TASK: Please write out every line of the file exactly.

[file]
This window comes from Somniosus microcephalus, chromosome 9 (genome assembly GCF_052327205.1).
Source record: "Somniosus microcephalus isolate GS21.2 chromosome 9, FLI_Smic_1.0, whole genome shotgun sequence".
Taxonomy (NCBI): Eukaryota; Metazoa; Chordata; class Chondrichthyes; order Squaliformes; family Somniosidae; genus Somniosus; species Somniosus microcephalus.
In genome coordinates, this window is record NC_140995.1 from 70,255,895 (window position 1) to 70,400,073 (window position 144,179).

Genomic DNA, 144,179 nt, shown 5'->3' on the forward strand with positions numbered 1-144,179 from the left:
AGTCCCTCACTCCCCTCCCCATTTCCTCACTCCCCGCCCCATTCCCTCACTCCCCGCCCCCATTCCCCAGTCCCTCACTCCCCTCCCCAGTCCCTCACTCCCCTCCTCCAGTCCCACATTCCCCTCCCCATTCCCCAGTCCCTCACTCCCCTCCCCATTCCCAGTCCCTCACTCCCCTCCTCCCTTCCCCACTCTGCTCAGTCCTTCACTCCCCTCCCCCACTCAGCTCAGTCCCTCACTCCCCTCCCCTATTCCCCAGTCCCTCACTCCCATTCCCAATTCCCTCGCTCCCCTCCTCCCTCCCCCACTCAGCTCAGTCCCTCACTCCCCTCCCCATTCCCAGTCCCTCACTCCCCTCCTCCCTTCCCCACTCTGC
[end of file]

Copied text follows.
This window comes from Somniosus microcephalus, chromosome 9 (genome assembly GCF_052327205.1).
Source record: "Somniosus microcephalus isolate GS21.2 chromosome 9, FLI_Smic_1.0, whole genome shotgun sequence".
Taxonomy (NCBI): Eukaryota; Metazoa; Chordata; class Chondrichthyes; order Squaliformes; family Somniosidae; genus Somniosus; species Somniosus microcephalus.
In genome coordinates, this window is record NC_140995.1 from 70,255,895 (window position 1) to 70,400,073 (window position 144,179).

Genomic DNA, 144,179 nt, shown 5'->3' on the forward strand with positions numbered 1-144,179 from the left:
AGTCCCTCACTCCCCTCCCCATTTCCTCACTCCCCGCCCCATTCCCTCACTCCCCGCCCCCATTCCCCAGTCCCTCACTCCCCTCCCCAGTCCCTCACTCCCCTCCTCCAGTCCCACATTCCCCTCCCCATTCCCCAGTCCCTCACTCCCCTCCCCATTCCCAGTCCCTCACTCCCCTCCTCCCTTCCCCACTCTGCTCAGTCCTTCACTCCCCTCCCCCACTCAGCTCAGTCCCTCACTCCCCTCCCCTATTCCCCAGTCCCTCACTCCCATTCCCAATTCCCTCGCTCCCCTCCTCCCTCCCCCACTCAGCTCAGTCCCTCACTCCCCTCCCCATTCCCAGTCCCTCACTCCCCTCCTCCCTTCCCCACTCTGC